Last August, my brother and I attended the “Thunder Over Michigan” air show at Willow Run Airport near Detroit. The air show was more than worth the price of the ticket. The main reason for going to the event was to take a ride in a B-17 aircraft. I mentioned this experience in a column about a month later, so I won’t rehash it again. However, the benefit of taking that flight entitled us to a free one-year membership in the Yankee Air Museum for each of us.
About six months ago we were offered the opportunity to participate in the first three-day trip out of country on a vintage World War II aircraft. The trip would include flying out of Willow Run Airport on a C-47 aircraft to Hamilton, Ontario, Canada. Once there we would tour the Canadian Air Museum, where we would also be treated to lunch. After the tour, we would travel by cab to Toronto and to our hotel, where we would spend two nights. We could spend a day doing as we wished in Toronto, but that evening we would need to meet our group for a gourmet dinner at the 360’ Restaurant at the top of the CN Tower. The next morning, we would be escorted back to Hamilton, where we would board our C-47 for the flight back to Willow Run. The question came up as to whether or not we should take advantage of this offer. The cost of this adventure was just under $1000/person. It didn’t take us too long to decide to make this dream trip a reality. If you love aviation, you’ll understand our reasoning.
We were a little nervous, because the aircraft can only carry twelve passengers. My brother and I were relieved when we finally received confirmation that we would be among the twelve selected.
I won’t bore you with the minute-by-minute details of the trip, but I do want to share the highlights.
After spending Thursday evening at my brother’s home in Ann Arbor, we both drove to Willow Run early Friday morning. Because I had to hurry back to Three Rivers after our return flight, we figured it would save me an hour, rather than going back to Ann Arbor and leaving from my brother’s house.
We were airborne by around 9:30 AM. We experienced some turbulence and rain, and one of the passengers experienced some ear pain, because the aircraft was not pressurized. We flew at an altitude of around 5000 feet, so we could see some of the great Canadian scenery, whenever there was a break in the clouds. After landing in Hamilton, we were able to stay on the aircraft while Customs came out and cleared us. We had sent copies of our passports prior to the trip, which made things easier.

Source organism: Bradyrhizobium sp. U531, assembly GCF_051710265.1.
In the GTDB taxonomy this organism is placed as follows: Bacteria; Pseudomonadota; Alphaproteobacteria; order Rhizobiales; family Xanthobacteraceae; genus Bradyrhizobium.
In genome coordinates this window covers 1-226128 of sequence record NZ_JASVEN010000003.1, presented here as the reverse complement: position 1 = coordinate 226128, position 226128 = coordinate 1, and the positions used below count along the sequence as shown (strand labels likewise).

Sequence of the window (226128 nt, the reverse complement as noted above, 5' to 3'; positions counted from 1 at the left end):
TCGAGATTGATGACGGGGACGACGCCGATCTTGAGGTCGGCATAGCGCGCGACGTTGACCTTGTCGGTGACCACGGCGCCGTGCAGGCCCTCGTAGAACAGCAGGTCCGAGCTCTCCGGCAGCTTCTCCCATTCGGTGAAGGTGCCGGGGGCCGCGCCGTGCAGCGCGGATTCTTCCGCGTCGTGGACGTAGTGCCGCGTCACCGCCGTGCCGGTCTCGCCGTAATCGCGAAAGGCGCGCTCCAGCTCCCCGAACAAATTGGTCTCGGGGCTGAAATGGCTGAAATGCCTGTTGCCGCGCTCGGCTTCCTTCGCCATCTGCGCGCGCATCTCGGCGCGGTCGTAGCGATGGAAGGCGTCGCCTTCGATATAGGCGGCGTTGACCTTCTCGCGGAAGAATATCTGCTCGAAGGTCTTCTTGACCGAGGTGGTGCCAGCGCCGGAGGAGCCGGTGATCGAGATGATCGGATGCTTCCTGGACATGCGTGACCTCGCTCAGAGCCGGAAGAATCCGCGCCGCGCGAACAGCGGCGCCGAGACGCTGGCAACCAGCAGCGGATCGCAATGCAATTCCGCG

The Canadian Air Museum was very interesting, if you’re into vintage aircraft from the World War II era. We were able to spend about two hours walking around, but we could have spent a good part of a day taking in all the sights. If you’re ever in the area, it’s worth the time, believe me.
As I mentioned earlier, Saturday was a day to explore Toronto on our own. We decided to use the many trolleys and the subway system. If you want to see the city, this is a perfect way to do so. We decided to take a tour of the Amsterdam Brewery. The tour was free, and we were able to meet some interesting people. I’ve never met a Canadian I didn’t like, and this feeling was reinforced during this visit.
A gourmet dinner 1400 feet in the air doesn’t happen every day. The salmon was delicious, and my dinner companions were interesting. I sat next to the C-47 pilot and flight engineer, so the conversation was lively. I have no idea what my dinner cost, because it was included in the package. I asked our tour guide if they were planning another trip like this one. This is when she told me that this was the first time they had ever done something like this, and they would have to see if it was worth it.
The flight home was just as much fun as the flight over. We landed in Port Huron first, so we could clear U.S. Customs. Clearing customs went well, so we were able to make the final leg of our journey in about thirty minutes.
The trip was well worth the price and spending quality time with my brother was priceless.
See you Out and About!
Submitted by Norm Stutesman